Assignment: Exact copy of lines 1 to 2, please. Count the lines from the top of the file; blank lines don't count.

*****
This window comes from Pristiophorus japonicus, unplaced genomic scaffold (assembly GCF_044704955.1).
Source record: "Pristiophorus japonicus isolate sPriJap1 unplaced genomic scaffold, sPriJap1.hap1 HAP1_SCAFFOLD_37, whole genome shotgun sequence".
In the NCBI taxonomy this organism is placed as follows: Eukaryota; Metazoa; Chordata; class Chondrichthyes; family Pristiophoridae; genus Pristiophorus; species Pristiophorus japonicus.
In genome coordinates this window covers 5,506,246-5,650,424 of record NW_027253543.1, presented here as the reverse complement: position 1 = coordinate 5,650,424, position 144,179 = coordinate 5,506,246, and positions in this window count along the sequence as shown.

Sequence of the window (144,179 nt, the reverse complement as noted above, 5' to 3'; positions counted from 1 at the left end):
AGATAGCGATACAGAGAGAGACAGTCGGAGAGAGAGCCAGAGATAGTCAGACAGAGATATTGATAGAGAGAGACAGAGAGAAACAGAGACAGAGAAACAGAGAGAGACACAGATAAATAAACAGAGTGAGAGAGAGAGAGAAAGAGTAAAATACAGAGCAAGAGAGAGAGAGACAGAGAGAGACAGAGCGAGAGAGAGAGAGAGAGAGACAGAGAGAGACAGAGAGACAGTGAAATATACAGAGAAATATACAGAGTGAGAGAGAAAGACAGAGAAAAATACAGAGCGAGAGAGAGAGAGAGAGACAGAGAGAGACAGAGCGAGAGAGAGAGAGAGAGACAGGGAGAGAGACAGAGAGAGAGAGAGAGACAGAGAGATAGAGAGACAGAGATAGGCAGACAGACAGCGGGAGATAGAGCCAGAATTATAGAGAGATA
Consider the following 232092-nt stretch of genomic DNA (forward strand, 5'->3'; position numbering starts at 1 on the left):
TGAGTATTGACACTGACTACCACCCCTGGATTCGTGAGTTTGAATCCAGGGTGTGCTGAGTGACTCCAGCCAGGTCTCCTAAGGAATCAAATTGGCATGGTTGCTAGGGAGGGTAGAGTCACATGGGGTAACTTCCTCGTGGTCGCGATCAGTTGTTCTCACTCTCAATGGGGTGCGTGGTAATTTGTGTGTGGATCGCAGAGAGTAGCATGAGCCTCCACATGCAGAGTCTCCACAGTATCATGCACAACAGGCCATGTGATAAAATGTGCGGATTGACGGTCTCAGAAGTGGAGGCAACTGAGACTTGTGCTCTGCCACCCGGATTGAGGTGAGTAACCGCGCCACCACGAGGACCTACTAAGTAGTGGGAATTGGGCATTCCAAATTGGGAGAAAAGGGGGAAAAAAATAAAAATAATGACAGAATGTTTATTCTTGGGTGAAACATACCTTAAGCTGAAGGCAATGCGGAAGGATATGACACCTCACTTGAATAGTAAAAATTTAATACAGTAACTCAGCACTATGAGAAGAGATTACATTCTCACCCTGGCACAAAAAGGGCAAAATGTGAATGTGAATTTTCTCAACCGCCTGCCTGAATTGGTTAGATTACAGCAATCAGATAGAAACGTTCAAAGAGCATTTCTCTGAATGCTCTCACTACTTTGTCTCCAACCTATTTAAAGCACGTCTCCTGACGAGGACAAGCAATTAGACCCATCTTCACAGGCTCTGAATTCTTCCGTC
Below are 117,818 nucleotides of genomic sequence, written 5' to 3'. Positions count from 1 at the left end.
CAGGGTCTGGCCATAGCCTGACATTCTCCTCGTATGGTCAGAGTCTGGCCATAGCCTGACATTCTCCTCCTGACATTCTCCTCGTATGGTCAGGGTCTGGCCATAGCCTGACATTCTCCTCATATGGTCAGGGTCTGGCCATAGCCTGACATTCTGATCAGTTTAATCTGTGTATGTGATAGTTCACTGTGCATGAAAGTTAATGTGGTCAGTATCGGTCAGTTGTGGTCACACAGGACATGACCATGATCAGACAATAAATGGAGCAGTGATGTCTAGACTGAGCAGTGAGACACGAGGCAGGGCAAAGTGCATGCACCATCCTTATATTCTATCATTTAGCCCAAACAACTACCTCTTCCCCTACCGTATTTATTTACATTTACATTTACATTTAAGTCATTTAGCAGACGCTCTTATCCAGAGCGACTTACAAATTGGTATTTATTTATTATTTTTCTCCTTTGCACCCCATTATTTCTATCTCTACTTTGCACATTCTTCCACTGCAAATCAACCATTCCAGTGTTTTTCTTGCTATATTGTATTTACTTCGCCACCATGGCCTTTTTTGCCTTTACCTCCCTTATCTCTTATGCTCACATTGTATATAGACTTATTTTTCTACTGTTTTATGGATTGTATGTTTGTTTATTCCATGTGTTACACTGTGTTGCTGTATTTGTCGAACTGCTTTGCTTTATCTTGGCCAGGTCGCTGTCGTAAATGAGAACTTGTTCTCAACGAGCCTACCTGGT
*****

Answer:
This window comes from Pristiophorus japonicus, unplaced genomic scaffold (assembly GCF_044704955.1).
Source record: "Pristiophorus japonicus isolate sPriJap1 unplaced genomic scaffold, sPriJap1.hap1 HAP1_SCAFFOLD_37, whole genome shotgun sequence".